Post-storm delays, SJC hearings, Lawrence inauguration and more …
— Gov. Charlie Baker says executive branch employees will be asked to report by 11 a.m. today to give road crews more time to work after yesterday’s storm, according to SHNS.
— MBTA ferry service will be suspended again today, reports SHNS.
— New Bedford Mayor Jon Mitchell holds a post-snowstorm media briefing, Ashley Room, City Hall, 133 William St., New Bedford, 9 a.m.
— Supreme Judicial Court is scheduled to hear the following cases: Commonwealth v. Tyriek A. Brown, Commonwealth v. John Cassidy, A L Prime Energy Consultant Inc. v. MBTA, Tara Dorrian and another v. LVNV Funding, Commonwealth v. William McDonagh, and Commonwealth v. Daiquan Miller, John Adams Courthouse, Courtroom One, Second Floor, Pemberton Square, Boston, 9 a.m.
— Executive Office of Health and Human Services holds a public hearing on regulatory amendments affecting payment rates for surgery and anesthesia, medicine, and radiology, first floor conference room, 100 Hancock St., Quincy, 10:30 a.m.
— Daniel Rivera is inaugurated to a second term as mayor of Lawrence, with Attorney General Maura Healey attending, Lawrence High School performing arts center, 70-71 North Parish Rd., Lawrence, 12 p.m.
— 32BJ SEIU and Massachusetts TPS Committee hold a press conference about the need to extend TPS to Boston’s Salvadoran resident, 32BJ offices, 26 West St., Boston, 12:30 p.m.
Record flooding reaches Blizzard of ’78 levels, National Guard deployed
Forget about the snow. Flooding was the real problem yesterday – and remains the real problem today, after yesterday’s blizzard. From SHNS Katie Lannan at the Milford Daily News: “Coastal flooding was reported in about 32 communities Thursday as a major winter storm walloped Massachusetts, bringing with it two to three inches of snow per hour, historic high tides and very high winds, Gov. Charlie Baker said. Speaking from the Massachusetts Department of Transportation highway operations center, Baker said the state had deployed National Guard high-water vehicles to help rescue individuals stranded by a coastal storm surge that hit during the middle of the all-day snowstorm.”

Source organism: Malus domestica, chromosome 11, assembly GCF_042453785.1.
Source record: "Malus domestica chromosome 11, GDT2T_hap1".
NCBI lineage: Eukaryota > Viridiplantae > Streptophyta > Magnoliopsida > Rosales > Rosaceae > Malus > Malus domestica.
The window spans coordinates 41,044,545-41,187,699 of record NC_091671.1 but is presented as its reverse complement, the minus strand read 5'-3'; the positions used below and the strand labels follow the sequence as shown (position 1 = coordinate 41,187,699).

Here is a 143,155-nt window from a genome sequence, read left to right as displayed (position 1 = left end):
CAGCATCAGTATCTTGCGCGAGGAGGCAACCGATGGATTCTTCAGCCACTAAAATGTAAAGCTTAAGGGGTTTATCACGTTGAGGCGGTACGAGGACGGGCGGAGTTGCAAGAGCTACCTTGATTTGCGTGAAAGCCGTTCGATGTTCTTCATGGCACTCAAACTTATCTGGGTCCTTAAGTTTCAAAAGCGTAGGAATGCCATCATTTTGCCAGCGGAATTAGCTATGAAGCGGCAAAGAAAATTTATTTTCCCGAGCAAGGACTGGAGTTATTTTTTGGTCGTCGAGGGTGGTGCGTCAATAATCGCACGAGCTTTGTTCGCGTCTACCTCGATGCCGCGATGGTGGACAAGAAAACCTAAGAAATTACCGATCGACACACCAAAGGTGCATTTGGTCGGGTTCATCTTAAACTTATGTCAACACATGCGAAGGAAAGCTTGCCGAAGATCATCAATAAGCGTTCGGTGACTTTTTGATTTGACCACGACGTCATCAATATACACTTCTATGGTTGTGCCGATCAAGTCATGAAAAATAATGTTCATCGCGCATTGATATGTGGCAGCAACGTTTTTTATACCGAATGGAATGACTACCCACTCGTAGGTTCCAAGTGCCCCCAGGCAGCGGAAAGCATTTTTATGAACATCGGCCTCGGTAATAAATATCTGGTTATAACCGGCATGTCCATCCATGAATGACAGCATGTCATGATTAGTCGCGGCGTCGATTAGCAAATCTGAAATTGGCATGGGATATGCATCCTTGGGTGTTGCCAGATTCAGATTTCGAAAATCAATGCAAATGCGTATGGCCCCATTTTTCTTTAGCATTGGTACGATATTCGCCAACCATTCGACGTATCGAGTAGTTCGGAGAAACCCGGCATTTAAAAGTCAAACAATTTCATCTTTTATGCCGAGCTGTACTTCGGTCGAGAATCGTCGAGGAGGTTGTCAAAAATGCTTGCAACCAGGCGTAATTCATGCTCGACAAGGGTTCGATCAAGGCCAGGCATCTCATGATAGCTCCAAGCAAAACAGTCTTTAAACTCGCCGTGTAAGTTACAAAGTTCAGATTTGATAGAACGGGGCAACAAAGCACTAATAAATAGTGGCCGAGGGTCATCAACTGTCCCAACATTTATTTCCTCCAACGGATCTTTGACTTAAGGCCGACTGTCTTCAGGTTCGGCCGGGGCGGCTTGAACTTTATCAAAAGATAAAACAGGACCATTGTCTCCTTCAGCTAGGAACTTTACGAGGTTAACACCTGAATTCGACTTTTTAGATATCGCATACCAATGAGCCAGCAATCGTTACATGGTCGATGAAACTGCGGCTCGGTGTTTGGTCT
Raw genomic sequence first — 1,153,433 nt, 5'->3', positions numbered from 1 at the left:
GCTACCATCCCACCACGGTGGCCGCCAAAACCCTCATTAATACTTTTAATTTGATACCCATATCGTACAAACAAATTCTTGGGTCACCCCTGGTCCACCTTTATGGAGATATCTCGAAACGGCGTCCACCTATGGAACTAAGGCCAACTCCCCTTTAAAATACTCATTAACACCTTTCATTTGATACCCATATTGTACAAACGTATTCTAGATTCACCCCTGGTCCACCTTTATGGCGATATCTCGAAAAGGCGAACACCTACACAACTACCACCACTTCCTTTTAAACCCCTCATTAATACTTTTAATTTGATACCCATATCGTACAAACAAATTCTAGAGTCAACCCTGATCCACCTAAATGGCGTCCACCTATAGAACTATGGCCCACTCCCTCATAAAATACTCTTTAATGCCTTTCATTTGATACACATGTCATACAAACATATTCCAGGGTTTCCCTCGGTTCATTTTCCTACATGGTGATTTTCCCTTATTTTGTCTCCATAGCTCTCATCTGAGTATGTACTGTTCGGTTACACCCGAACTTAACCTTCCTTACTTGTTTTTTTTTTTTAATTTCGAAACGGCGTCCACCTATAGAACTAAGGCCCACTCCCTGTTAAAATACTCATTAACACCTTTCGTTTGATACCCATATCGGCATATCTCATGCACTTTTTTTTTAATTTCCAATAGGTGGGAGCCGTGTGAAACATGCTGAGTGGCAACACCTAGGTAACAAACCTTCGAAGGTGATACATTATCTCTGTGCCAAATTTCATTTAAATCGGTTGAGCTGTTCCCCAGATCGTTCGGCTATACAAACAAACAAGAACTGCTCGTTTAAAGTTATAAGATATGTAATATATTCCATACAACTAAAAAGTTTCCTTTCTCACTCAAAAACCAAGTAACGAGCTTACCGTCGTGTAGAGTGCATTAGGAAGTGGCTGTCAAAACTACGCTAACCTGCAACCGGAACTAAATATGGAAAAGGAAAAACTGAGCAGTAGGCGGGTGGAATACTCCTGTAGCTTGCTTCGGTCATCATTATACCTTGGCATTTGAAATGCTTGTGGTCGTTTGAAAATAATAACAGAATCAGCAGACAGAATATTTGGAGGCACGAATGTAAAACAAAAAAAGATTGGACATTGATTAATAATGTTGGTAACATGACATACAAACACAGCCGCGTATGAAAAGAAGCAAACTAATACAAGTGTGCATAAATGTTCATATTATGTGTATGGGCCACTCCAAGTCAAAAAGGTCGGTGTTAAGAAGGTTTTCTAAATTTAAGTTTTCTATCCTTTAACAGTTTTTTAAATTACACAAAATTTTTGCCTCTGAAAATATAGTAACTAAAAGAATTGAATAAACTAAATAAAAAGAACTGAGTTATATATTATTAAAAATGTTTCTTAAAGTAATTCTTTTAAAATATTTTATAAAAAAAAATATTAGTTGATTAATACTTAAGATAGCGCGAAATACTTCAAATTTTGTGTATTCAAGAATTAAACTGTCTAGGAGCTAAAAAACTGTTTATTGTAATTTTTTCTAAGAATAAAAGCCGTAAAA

Meteorologist David Epstein at the Globe said that Boston Harbor appears to have seen its greatest tide swell “since at least the Blizzard of 1978 and possibly since 1921.” He’s not blaming anyone for not anticipating the widespread flooding, btw: “Tide predictions are somewhat difficult and because the storm grew so large, so fast, I suspect that this was underpredicted.”
The Boston Herald and the Boston Globehave good summary stories on the storm, with a separate Globe piece with social-media videos and photos of the regional flooding. NECN and MassLive also have reports on widespread regional flooding. The Globe reports Mayor Walsh is warning that “flooding in areas of the city from the day’s intense snowstorm underlined the potential problems the city faces from rising waters caused by climate change.”
Tales from the floods …
Here are other storm-related headlines from across the state, focusing mostly on flooding:
‘Some Winthrop residents evacuated by front-end loader’ (Universal Hub)
‘Floating dumpsters sail in ‘inundation district’’ (Boston Herald)
‘Lynn cop carries a little girl on his back to escape flooded car’ (Lynn Item)
‘Winter storm pummels Nantucket with rain, wind flooding’ (Inquirer & Mirror)
‘Six rescued from flood waters in Marshfield’ (Patriot Ledger)
‘Storm surge blasts through Scituate seawall’ (Patriot Ledger)
‘Storm surge highlights challenges faced by Boston’s waterfront businesses’ (BBJ)
‘Pilgrim nuclear plant in Plymouth forced to shut down during storm’ (MassLive)
MBTA’s storm performance grade: Pass or fail?
If the MBTA were subject to a pass-fail grading system for its performance during yesterday’s blizzard, it would earn a “pass,” based on the simple fact the entire system didn’t collapse like it did in 2015. But that doesn’t mean there weren’t lots of problems yesterday for the T, from station floodings to delayed train services to train-car scares. The Globe’s Adam Vaccaro has a good summary of T woes yesterday. Wicked Local reports on a car struck on tracks in Bridgewater. SHNS reports (pay wall) on Blue Line woes. The Herald’s Owen Boss reports on his commuter-rail odyssey. And, last but not least, Democratic gubernatorial candidate Jay Gonzales had a relatively smooth ride yesterday morning on the T, reports SHNS (pay wall).
Speaking of transit issues, whatever happened to that transportation commission?
When they first announced the commission, one got the impression the Baker administration wasn’t very enthusiastic about the idea. This kind of confirms that hunch. From SHNS’s Colin Young at CommonWealth magazine: “In September, Lt. Gov. Karyn Polito announced that Gov. Charlie Baker would sign an executive order “in the coming weeks” creating a new commission to review transportation needs and how the state could fund them. More than three months later, as Massachusetts braces for a blizzard and commuters wonder whether they will be able to get where they need to go amid winter weather, the administration still has not established its transportation review commission.”